Historical television is my jam. Band of Brothers, X Company and Vikings are three of the most recent that I love. And while, yes, some feature more drama than hard facts, there is always a ring of truth to them. That’s why I always have my laptop and Google up and running when I watch Vikings.
Thursday’s episode, “What Might Have Been,” is a prime example of a storyline packed with facts surrounded by Michael Hirst’s writing. Longtime fans of the show already know Rollo really did attack Paris and later became the first ruler of Normandy—though he didn’t have a brother named Ragnar (Ragnar is thought to be legend rather than real man)—and his grave is in the Cathedral of Rouen. Likewise, we know from viking legends Bjorn travels throughout the Mediterranean, something hinted at thanks to the map he found during last season’s siege of Paris. Hirst’s take on the tale this week featured Ragnar, Bjorn and the rest infuriated by Rollo’s betrayal. It will be interesting to see what happens next week when we see the new French forts in action. Will the vikings have a much trouble as Rollo promised Emperor Charles, or will they simply pull up to shore and fight on land?
Meanwhile, Hirst is advancing to stories of two young men who make an impact on real history. King Ecbert’s belief that Alfred is destined to do great things was a slyly-written line because the young boy becomes history’s Alfred the Great. He did travel to Rome to meet the Pope when he was four years old, though there’s no record Aethelwulf accompanied him. (Historical records show Alfred had, unlike on Vikings, three brothers.) On the viking side, we have Ivar the Boneless. Last week, Ivar hacked open a kid’s skull, showing his violent side; on Thursday Harbard re-appeared (he certainly knows when Ragnar isn’t around, doesn’t he?) to educate the lad in … well, we don’t know.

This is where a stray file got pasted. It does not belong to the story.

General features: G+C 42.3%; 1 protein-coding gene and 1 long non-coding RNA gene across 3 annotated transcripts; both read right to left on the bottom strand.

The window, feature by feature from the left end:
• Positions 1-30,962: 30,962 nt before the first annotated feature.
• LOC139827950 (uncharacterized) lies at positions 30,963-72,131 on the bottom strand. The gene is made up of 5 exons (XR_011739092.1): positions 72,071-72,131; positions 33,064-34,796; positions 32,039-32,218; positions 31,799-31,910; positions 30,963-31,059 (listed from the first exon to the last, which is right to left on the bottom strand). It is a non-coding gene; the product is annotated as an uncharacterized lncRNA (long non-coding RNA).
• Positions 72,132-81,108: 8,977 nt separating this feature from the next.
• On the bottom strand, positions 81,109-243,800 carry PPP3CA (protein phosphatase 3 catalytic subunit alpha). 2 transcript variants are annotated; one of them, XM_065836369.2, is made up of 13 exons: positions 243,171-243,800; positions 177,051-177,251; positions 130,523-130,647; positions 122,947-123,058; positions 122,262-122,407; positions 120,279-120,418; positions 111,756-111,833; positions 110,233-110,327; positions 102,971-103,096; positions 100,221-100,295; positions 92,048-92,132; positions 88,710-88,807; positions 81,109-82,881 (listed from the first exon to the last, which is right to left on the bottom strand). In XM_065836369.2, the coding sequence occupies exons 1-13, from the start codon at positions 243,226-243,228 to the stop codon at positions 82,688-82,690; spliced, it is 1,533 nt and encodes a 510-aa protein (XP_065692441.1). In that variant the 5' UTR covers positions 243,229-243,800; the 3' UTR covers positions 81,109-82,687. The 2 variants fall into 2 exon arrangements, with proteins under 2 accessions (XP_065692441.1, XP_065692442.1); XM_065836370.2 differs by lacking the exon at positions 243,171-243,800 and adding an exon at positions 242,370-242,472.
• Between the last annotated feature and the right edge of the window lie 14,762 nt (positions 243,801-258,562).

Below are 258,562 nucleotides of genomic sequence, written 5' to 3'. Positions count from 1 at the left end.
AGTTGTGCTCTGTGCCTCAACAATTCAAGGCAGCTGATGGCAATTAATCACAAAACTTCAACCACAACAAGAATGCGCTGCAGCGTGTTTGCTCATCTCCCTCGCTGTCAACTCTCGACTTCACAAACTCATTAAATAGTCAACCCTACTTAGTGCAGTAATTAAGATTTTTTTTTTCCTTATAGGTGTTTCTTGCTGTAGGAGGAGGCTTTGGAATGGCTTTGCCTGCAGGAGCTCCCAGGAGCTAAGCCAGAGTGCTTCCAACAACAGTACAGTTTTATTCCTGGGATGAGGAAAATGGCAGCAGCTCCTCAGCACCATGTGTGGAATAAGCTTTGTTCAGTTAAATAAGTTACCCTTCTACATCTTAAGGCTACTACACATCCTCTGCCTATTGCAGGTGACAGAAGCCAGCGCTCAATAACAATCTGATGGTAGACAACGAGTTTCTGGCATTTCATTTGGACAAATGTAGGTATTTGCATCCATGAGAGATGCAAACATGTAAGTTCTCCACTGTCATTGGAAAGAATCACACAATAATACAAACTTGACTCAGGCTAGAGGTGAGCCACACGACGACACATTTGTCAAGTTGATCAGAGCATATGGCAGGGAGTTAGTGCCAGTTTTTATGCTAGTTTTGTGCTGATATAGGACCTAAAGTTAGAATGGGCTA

What we do know is that when these two become men they’ll do battle with one another. In 868, Alfred fights Ivar’s army, which was trying to take over Mercia; this was the first of nine skirmishes between Alfred and Ivar. These two, coupled with Bjorn’s upcoming adventures, means there are plenty of stories to tell as long as Vikings continues to be renewed. It also means the show would go on without Ragnar, something that’s been hinted at several times this season. Addicted to a drug Yidu is making for him—likely opium—Ragnar’s body is breaking down and he no longer has the thirst for blood and power that drove him to attack England and Paris. And it may very well be this latest assault on Paris that kills him; one legend says cholera and wounds sustained fighting in Paris claims his life while the other account states King Aelle (who has aligned with Ecbert this season) throws him into a pit of snakes.
Vikings airs Thursdays at 10 p.m. ET on History.